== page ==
Things changed quickly! In the space of a few months, geopolitical and macroeconomic factors have tilted the world on its axis. Slower supply chains and labor shortages stemming from COVID have contributed to an inflationary cycle in Canada that was meant to be a temporary phenomenon. Then came the Russian invasion of Ukraine; which created the conditions necessary to amplify inflationary pressures throughout the global economy. In our country, the Bank of Canada reacted by initiating a cycle of interest rate hikes since inflation was no longer considered “transient” and a prolonged period of interest rate hikes is likely to last. Consumers are feeling the pinch as their purchasing power erodes. Commission revenue growth and brokerage profitability are likely to have a negative impact for the first time in many years.

All of these factors create a dilemma for the brokerage owner. How can I continue to rely on my existing succession plan to maximize the value of my brokerage and effectively execute a sale? The key is “adaptability”! When considering the concept of “adaptability”¹ and the strengths that could impact your short-term succession plan, you need to ask yourself the following questions:

  • Is the insurance brokerage market at its peak? With only a few large industrial consolidators backed by financial sponsors competing for brokerage targets, could the current instability ever drive down valuation levels? The answer is probably, but it is quite difficult to predict when, why and to what extent. As a brokerage owner, you should consider the possibility of some downward pressure on valuations. Your succession plan should take this risk into account.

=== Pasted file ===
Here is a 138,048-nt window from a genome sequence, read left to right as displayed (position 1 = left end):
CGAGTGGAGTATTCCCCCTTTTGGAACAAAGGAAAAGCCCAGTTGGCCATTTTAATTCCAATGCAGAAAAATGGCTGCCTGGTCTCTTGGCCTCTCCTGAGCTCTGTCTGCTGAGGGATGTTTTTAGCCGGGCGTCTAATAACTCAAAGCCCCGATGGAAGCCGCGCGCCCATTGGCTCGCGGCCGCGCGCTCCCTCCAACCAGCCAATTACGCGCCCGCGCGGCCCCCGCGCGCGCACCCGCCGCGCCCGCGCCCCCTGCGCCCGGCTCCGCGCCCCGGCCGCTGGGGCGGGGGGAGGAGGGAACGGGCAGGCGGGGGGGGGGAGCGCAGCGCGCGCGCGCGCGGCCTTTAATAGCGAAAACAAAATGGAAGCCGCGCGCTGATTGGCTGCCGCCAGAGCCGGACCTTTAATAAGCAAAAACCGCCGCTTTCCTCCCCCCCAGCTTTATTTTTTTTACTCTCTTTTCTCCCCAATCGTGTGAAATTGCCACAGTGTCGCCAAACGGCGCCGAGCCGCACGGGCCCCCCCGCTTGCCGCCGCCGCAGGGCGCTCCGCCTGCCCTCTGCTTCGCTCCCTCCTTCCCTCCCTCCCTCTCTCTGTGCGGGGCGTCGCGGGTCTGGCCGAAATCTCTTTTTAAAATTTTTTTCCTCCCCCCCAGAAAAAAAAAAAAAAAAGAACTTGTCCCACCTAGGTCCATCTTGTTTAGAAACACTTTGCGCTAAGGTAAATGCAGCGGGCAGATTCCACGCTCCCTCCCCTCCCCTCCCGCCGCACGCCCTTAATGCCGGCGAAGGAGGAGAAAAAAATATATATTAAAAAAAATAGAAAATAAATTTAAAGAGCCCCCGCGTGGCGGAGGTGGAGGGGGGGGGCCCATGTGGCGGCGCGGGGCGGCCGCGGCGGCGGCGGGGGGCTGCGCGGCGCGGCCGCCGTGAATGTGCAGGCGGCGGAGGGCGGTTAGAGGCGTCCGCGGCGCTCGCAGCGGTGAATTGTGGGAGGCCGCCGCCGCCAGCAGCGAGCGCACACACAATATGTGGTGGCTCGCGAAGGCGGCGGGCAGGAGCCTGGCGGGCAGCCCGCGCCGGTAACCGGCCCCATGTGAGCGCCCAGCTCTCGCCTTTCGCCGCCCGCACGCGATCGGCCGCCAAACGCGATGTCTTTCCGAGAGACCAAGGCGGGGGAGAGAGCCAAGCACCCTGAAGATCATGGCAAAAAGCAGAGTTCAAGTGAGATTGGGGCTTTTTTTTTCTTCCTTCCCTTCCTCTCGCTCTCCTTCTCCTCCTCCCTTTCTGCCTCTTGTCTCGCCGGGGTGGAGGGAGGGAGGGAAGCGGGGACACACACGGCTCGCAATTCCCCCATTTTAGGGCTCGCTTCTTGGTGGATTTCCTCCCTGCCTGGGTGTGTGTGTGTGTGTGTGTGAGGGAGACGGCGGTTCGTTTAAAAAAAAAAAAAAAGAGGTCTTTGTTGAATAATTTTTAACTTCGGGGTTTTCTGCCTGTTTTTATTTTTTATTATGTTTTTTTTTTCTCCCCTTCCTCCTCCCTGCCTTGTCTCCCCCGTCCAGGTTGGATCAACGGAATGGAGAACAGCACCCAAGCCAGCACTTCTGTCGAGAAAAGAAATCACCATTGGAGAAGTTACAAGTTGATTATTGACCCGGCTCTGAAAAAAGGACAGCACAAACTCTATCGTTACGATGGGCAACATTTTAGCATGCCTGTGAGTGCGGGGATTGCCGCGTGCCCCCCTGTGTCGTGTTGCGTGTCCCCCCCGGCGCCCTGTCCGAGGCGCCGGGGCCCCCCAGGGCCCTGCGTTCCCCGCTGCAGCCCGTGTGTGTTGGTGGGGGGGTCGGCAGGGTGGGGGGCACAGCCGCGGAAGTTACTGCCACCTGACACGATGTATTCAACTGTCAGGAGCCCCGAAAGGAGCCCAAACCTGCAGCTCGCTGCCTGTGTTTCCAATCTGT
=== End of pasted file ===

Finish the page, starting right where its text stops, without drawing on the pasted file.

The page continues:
• If growth through brokerage acquisition is at its peak, what will drive brokerage valuation levels forward? Multiple expansion over the past two years has been driven primarily by positive corporate sentiment and the convenient availability of cheap debt financing to fund acquisitions. With a mixed-at-best business climate and more expensive debt financing, brokerage’s growth trajectory is more of a major valuation driver than ever. Organic growth is a desired attribute for acquirers and often involves a higher multiple. Growth by acquisition is another essential measure of value. This does not always necessarily mean brokerage acquisitions. A comprehensive acquisition strategy should also be based on maximizing the brokerage’s ability to acquire agents, and their books of business, at reasonable multiples.
  • What if the current geopolitical and macro-economic instability slows down in the coming months? Improving economic conditions and rising asset prices driven in part by inflation could increase aggregate demand for insurance coverage. Brokerage owners should assume that organic growth will remain a key driver in maintaining high valuation levels. The key to adapting your brokerage’s succession plan is to include assumptions for both upside and downside risks.

Your insurance brokerage firm has taken years to build and has withstood and thrived through multiple economic cycles. Therefore, any succession plan you create as a brokerage owner cannot exist in a vacuum. It cannot remain static! It should be adaptable and address both upside and downside risk to your brokerage’s valuation. While the likelihood of a significant compression in brokerage valuations remains low, reviewing your succession plan is a prudent step to take in today’s market.

¹ Key points on adaptability from “Has the Insurance Brokerage Market Peaked?” Rackes and Forgione, Houlihan Lokey, 2022


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